Australians could travel quarantine-free to countries across the Asia-Pacific within months after New Zealand re-opened the border with its trans-Tasman neighbour.
New Zealand Prime Minister Jacinda Ardern announced on Tuesday she would welcome Australian travellers without the need for quarantine from April 19.
Her Australian counterpart Scott Morrison later said he was in ‘no position’ to say when the next two-way travel corridor would be opened.
But the federal government is already in talks to create more travel bubbles with other countries in the coming months – which could include Japan, South Korea, Singapore, Thailand, Fiji and the Cook Islands.
Daily Mail Australia has listed below the countries Australians could soon visit if coronavirus vaccination rates increase and community transmission remains low.
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The Australian government is in talks to open a travel bubble with Singapore in the coming months
Singapore Transport Minister Ong Ye Kung this week said Australia – along with New Zealand and Brunei – were the front-runners to set up a travel bubble with the Asian country.
‘We are exploring with several countries and regions, including Australia, on the mutual recognition of vaccination certificates,’ he said.
‘The certificates can be physical or digital, and we will need them to be secure, tamper-proof and verifiable.’
Minister for Trade and Tourism Dan Tehan said last month the federal government had scheduled talks with Singaporean officials on the matter.
‘One of the keys is making sure that we can get that vaccine passport validated,’ he told the Today show.
‘That will enable that two-way travel to occur, hopefully without quarantining down the track.
‘What we need to do is get people moving again with the confidence to travel.’
The last major update on an Australia-Japan travel bubble was last October when Mr Morrison said the concept was still a long way from becoming reality.
‘Further afield, places like South Korea, Singapore and Japan, we have had good discussions with them but I think that is a bit further off,’ he said.
South Korea’s aviation industry is expected to benefit from plans to open travel bubbles with Covid-safe nations
‘We have to go cautiously on this, very, very cautiously. COVID-19 hasn’t gone anywhere. It’s still there, and it is no less aggressive today than it was six months ago.’
Japan is still recording high coronavirus transmission rates – confirming 2,458 new Covid-19 cases on April 5.
The Cook Islands
New Zealand Prime Minister Jacinda Ardern has already confirmed she is in talks with the islands’ leader Mark Brown to set up a travel bubble in May.
That means an Australian equivalent with the south Pacific nation could also be on the horizon.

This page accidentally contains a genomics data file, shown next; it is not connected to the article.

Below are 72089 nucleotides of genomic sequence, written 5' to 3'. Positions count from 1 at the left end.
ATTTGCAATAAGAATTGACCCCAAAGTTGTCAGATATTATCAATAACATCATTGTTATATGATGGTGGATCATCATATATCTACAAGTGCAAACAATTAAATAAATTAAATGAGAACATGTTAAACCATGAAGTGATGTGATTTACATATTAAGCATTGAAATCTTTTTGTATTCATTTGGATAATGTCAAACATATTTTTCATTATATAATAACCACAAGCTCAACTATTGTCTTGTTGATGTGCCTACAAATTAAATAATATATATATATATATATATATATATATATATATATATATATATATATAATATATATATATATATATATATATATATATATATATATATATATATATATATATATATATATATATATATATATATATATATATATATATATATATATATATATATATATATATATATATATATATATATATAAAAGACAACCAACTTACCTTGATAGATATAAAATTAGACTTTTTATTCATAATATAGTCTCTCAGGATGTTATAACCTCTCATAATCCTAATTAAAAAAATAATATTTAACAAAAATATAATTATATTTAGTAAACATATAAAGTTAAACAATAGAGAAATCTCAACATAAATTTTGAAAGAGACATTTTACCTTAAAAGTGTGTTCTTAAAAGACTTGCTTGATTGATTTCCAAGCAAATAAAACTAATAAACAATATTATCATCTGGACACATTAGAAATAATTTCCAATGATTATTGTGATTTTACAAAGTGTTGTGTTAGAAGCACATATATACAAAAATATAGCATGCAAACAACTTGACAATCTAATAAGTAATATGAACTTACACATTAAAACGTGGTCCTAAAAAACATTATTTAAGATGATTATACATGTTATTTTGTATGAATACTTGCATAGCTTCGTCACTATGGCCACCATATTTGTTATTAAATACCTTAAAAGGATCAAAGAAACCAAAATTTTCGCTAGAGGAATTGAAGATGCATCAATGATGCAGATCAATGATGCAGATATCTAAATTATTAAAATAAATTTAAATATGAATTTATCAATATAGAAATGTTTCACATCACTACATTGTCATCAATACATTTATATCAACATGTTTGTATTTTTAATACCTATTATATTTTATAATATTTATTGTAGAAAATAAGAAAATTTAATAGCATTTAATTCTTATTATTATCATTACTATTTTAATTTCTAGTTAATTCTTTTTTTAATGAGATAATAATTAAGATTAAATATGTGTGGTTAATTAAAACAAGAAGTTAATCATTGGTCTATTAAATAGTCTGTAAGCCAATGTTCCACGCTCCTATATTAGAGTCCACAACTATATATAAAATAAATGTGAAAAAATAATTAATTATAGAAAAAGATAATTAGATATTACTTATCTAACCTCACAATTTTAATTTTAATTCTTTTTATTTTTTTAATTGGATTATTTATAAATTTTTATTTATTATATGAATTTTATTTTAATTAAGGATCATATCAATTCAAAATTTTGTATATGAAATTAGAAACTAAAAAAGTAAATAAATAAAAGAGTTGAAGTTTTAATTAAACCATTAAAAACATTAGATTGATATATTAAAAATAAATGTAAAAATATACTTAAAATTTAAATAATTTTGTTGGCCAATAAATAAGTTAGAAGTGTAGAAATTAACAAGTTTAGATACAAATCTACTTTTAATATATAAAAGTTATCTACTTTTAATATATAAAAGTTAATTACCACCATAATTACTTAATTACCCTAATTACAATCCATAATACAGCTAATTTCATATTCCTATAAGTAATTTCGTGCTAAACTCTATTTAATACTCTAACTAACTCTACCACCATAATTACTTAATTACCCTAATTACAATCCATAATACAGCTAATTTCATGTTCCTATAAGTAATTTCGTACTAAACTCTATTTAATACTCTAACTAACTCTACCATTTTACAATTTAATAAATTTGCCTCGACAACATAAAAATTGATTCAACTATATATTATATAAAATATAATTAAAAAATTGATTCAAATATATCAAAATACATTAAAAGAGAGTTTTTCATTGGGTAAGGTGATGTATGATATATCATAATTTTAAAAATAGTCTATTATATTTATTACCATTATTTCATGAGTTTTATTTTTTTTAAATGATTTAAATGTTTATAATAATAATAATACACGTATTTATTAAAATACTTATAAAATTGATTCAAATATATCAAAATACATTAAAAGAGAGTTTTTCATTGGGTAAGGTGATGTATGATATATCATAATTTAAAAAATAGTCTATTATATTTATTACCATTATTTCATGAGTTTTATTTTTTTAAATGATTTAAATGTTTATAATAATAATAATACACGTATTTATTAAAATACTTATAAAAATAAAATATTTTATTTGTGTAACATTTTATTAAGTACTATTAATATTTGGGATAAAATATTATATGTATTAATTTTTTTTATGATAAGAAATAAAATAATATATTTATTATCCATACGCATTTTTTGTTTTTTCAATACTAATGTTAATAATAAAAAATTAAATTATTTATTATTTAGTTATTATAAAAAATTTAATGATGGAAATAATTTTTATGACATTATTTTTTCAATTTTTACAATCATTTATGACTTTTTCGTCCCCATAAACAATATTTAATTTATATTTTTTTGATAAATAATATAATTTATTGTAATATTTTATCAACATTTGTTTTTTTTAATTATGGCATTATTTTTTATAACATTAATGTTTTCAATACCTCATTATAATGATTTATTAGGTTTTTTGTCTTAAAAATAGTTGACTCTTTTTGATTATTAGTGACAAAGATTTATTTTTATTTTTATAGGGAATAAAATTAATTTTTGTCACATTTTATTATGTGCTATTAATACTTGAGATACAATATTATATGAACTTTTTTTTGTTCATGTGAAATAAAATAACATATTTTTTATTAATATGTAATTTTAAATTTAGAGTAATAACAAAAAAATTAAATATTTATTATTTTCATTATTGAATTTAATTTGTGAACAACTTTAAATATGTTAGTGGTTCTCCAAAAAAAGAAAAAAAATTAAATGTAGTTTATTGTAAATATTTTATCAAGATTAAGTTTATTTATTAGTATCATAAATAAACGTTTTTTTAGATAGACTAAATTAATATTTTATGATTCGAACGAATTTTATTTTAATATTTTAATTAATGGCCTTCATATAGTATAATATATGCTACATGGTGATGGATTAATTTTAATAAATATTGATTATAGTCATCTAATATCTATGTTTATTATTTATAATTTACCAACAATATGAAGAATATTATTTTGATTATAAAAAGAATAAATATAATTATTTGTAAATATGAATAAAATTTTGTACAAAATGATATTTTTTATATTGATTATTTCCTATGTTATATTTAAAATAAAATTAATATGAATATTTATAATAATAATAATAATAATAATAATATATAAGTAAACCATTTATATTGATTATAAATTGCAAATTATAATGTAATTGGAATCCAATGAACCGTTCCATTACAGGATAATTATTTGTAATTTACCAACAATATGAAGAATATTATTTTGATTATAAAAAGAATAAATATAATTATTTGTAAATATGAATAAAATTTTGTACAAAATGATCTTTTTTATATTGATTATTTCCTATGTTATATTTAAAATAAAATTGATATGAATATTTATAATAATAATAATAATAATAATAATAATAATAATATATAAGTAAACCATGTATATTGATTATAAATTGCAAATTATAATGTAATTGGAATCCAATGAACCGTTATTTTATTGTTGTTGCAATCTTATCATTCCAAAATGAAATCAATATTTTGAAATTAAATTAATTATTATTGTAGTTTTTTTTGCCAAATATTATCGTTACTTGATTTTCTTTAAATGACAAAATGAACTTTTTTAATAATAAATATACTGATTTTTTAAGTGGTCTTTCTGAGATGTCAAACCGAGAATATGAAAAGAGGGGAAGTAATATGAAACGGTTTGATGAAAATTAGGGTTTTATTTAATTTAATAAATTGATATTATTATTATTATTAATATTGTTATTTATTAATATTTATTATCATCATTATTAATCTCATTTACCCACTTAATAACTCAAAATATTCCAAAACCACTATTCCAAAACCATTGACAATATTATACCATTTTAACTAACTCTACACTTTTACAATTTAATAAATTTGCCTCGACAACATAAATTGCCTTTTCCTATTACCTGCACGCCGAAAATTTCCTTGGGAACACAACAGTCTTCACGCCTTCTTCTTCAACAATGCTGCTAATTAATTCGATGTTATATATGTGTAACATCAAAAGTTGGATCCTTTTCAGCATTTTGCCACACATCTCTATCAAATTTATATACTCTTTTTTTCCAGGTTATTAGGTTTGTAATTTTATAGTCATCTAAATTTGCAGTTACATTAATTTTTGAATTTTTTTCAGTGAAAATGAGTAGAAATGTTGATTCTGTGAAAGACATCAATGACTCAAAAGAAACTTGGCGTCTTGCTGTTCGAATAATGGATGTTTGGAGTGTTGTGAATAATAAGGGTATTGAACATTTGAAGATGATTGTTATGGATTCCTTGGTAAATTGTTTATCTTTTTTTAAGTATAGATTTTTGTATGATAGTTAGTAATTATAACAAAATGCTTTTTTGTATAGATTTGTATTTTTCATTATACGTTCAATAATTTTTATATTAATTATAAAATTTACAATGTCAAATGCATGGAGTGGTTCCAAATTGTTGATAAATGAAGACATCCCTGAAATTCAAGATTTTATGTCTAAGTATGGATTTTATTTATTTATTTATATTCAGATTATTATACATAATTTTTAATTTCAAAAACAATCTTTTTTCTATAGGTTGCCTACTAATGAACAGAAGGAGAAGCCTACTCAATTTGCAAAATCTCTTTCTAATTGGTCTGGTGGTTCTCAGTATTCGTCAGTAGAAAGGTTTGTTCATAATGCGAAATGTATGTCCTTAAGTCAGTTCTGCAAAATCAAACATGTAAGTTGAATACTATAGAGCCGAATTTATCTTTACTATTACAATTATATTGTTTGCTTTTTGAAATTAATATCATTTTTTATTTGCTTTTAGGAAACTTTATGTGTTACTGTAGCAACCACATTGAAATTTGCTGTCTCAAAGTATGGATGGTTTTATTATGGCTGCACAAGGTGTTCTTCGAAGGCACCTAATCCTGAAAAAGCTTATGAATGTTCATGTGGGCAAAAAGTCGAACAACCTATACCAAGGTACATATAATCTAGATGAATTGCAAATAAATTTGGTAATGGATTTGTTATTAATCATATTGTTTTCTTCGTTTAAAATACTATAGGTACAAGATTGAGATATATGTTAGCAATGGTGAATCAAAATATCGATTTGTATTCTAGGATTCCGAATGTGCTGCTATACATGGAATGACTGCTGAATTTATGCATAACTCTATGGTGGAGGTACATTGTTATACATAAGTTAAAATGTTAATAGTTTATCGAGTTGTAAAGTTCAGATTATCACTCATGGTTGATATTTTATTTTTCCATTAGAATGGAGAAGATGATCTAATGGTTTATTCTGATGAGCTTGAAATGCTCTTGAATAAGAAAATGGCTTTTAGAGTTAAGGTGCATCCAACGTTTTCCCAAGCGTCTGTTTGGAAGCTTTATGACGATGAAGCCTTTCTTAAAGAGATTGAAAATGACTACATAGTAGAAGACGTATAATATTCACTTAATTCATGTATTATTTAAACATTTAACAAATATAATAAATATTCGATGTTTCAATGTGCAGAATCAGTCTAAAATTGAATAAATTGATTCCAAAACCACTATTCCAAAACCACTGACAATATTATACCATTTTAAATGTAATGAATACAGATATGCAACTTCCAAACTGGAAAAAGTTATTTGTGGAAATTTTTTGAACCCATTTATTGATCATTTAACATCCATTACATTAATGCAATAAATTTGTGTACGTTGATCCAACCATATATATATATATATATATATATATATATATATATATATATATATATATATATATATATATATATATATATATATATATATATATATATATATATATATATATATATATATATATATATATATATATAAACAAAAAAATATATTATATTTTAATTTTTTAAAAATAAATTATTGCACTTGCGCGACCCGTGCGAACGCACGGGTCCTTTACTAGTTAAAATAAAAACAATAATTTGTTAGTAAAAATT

Pictured: Muri Beach in the Cook Islands. The Pacific nation is already in talks with New Zealand about potentially setting up a travel bubble
‘We are ready for business, and we are looking forward to the commencement in May,’ Mr Brown said.
The Cook Islands are Covid-free and Ms Ardern said Kiwis carried ‘a lot of responsibility’ not to import the virus there from New Zealand.
Finance Minister Hong Nam-ki said last month the country was planning to ‘push ahead with the signing of “travel bubble” agreements’.
The travel bubbles will run alongside sightseeing ‘flights to nowhere’ flights for travellers within South Korea.
The country’s aviation industry is expected to benefit from the plans after being hit hard by the Covid-19 pandemic.
Last month, South Korea’s number of new Covid-19 cases dropped below 500 a day – sparking hope its borders could soon open again.
Last month, the Pacific nation went 320 days without a community case of Covid-19.
New Zealand though has yet to open its borders to Fijians, despite Ms Ardern having already established a one-way travel bubble with the Cook Islands.
Japan is still recording high coronavirus transmission rates but Australian Prime Minister Scott Morrison in October said the concept was still a long way from becoming reality
Ms Ardern said she wanted to finalise requirements on QR codes, contact tracing and testing before opening a bubble with Fiji.
She said an expanded Australasian travel bubble could include Fiji later in 2021.
Despite having a population of just under 70million, Thailand has recorded fewer than 200 cases almost every day for the past month.
The country has maintained its low case numbers by closing its borders to nearly all foreign nationals during the pandemic.
The Thai government was originally hoping to fully open its borders in March 2021 but have still yet to establish bubbles with its geographical neighbours like Vietnam and Laos.